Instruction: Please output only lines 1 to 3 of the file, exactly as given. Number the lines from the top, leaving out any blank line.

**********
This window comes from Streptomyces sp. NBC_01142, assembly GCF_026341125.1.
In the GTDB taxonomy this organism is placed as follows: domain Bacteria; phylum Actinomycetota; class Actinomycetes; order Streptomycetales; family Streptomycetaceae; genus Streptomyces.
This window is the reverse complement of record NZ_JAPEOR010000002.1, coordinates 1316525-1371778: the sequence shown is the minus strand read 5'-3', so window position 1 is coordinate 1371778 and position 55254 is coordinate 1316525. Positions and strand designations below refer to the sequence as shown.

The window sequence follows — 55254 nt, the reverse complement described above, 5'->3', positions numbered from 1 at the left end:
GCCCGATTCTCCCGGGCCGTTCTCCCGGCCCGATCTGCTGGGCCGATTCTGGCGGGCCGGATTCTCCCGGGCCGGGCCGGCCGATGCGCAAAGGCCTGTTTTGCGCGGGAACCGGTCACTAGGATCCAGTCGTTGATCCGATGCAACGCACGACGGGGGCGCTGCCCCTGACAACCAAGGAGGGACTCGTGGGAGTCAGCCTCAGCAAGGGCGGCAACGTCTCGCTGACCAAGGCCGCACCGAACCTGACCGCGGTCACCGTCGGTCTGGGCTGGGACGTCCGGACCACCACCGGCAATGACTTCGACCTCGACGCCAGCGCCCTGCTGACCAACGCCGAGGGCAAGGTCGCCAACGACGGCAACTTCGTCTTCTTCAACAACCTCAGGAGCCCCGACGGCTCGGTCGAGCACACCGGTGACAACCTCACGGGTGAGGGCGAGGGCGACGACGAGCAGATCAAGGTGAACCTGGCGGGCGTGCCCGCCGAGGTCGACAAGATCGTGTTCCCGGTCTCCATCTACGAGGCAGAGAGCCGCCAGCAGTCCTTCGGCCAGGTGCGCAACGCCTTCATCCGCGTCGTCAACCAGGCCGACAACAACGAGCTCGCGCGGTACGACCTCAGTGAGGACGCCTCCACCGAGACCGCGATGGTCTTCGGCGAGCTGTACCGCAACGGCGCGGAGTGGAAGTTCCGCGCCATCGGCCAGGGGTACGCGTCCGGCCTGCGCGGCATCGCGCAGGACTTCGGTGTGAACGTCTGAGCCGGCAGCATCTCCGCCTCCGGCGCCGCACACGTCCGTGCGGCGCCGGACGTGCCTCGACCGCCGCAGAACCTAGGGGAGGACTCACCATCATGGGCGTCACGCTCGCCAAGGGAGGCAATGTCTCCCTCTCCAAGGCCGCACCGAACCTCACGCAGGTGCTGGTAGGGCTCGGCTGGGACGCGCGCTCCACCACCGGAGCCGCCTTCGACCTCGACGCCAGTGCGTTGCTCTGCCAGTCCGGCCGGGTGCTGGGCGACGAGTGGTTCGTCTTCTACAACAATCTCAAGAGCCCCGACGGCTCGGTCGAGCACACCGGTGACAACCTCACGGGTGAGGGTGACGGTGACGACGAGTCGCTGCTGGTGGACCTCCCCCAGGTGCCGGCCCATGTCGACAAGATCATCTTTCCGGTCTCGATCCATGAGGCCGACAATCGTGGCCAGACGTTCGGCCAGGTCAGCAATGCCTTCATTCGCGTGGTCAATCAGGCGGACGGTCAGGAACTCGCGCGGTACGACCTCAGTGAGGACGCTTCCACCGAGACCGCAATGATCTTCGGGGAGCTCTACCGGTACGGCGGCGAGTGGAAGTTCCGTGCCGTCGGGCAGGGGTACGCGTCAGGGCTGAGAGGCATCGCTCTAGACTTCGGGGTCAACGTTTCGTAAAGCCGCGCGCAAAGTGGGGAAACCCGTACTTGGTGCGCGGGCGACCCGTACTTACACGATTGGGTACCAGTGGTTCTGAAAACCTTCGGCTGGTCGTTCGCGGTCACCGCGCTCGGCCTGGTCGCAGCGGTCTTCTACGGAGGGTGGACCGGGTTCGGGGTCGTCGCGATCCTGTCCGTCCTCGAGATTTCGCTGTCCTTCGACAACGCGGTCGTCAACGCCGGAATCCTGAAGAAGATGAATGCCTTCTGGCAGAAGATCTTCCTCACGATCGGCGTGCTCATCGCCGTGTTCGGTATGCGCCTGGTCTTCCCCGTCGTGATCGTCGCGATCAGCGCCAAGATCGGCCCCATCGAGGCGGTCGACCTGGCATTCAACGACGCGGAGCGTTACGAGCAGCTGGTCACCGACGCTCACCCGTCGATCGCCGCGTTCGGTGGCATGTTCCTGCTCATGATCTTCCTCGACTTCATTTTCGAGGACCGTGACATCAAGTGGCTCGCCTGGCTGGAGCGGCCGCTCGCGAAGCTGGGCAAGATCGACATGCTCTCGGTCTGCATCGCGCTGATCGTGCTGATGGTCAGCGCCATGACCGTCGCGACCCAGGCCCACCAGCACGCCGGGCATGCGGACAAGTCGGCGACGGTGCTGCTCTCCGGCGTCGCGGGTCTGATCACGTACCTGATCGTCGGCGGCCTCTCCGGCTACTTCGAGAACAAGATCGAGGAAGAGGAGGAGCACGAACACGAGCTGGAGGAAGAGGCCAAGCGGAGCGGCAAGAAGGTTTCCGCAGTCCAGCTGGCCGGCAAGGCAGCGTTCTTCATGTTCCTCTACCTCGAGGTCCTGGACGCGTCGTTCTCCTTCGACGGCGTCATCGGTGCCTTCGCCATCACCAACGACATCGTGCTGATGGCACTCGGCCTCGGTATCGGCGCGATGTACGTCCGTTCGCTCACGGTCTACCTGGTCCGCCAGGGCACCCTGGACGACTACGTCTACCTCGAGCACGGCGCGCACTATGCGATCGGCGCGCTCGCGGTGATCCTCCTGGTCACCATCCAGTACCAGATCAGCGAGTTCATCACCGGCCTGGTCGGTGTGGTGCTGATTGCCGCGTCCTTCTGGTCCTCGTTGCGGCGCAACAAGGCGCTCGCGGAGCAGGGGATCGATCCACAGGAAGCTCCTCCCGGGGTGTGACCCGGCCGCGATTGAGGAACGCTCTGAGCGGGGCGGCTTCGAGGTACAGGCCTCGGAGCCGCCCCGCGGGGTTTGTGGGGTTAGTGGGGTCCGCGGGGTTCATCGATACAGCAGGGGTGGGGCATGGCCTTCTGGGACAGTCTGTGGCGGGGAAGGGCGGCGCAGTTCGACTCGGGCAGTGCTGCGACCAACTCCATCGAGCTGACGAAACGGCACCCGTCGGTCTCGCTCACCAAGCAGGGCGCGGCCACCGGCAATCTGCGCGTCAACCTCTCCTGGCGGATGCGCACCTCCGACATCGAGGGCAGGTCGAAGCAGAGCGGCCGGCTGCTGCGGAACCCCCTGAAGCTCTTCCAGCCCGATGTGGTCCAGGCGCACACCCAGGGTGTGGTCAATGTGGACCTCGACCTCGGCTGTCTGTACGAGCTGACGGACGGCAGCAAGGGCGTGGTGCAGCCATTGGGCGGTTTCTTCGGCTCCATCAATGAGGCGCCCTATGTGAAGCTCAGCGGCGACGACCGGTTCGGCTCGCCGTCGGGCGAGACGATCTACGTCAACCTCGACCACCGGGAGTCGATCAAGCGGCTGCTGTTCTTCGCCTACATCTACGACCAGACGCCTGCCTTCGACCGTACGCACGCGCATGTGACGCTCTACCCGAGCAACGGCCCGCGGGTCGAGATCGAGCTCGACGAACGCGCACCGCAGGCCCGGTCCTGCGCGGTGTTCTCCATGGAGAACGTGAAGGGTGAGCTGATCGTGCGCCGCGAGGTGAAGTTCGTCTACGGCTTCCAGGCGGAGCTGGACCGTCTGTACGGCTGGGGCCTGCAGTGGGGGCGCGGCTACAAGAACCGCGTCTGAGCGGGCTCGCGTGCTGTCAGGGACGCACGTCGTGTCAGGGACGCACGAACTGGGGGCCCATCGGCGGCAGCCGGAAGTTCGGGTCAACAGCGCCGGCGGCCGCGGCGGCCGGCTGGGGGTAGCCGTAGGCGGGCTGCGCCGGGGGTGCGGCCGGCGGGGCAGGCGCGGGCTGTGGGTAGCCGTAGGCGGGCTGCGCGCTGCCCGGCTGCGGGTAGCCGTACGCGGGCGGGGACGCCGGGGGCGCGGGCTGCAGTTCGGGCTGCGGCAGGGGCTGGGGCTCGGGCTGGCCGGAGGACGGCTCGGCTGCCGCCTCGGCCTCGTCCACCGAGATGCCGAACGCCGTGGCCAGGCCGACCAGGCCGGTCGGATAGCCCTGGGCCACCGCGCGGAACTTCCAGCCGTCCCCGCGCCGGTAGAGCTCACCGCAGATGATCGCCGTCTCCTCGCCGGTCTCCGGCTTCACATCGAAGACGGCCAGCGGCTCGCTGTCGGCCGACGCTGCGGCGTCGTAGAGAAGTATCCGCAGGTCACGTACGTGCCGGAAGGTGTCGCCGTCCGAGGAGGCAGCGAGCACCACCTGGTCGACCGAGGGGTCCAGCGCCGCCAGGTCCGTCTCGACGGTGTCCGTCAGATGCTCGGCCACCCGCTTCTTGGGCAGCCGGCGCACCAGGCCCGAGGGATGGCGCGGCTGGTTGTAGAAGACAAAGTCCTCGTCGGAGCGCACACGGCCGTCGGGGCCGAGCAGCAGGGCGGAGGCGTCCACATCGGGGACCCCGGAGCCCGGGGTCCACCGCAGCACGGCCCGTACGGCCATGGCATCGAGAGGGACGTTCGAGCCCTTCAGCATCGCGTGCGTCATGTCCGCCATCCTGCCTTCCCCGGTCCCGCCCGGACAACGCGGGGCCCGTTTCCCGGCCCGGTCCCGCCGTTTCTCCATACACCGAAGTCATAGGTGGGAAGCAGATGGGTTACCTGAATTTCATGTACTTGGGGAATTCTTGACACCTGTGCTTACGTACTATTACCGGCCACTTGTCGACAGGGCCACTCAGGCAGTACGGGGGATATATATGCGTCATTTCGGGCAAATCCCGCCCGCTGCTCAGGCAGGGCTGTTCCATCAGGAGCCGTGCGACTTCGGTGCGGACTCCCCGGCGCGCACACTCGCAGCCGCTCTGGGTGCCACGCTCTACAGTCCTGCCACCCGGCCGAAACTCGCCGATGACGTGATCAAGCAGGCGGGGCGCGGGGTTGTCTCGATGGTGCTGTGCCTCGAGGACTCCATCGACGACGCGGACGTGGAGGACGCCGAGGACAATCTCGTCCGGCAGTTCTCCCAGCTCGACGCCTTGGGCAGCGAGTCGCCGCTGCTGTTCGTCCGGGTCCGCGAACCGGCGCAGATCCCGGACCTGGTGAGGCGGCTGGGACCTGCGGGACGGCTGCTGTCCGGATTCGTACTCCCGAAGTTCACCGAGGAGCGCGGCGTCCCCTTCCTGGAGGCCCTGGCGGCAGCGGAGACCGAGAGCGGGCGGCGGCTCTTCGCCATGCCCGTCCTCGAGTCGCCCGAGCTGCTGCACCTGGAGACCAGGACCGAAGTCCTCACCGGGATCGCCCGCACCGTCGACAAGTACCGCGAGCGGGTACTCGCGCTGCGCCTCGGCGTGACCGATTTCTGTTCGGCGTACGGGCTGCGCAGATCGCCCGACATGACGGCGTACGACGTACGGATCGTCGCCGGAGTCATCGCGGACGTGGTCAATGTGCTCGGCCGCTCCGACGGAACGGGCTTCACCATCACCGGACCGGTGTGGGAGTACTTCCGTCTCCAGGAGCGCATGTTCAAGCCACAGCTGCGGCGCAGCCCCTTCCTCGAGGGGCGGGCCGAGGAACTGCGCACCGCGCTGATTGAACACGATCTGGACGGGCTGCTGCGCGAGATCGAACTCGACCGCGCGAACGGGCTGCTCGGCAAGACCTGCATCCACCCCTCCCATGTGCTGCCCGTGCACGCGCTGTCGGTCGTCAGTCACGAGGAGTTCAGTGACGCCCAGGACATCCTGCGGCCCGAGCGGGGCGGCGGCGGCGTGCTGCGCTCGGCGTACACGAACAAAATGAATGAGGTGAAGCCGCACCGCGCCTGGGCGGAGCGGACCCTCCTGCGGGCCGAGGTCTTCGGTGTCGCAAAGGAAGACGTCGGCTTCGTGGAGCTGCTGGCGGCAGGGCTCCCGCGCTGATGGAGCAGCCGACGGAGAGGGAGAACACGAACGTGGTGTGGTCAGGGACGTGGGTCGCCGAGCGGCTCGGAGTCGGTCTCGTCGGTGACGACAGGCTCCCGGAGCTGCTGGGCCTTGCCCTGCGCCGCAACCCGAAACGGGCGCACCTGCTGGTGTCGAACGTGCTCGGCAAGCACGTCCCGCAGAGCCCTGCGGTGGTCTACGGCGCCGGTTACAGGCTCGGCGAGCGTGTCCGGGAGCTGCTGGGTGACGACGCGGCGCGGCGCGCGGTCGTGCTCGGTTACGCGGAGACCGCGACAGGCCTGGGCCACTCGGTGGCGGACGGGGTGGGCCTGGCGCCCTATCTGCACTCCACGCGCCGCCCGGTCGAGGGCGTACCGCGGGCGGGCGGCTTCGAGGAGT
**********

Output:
This window comes from Streptomyces sp. NBC_01142, assembly GCF_026341125.1.
In the GTDB taxonomy this organism is placed as follows: domain Bacteria; phylum Actinomycetota; class Actinomycetes; order Streptomycetales; family Streptomycetaceae; genus Streptomyces.
This window is the reverse complement of record NZ_JAPEOR010000002.1, coordinates 1316525-1371778: the sequence shown is the minus strand read 5'-3', so window position 1 is coordinate 1371778 and position 55254 is coordinate 1316525. Positions and strand designations below refer to the sequence as shown.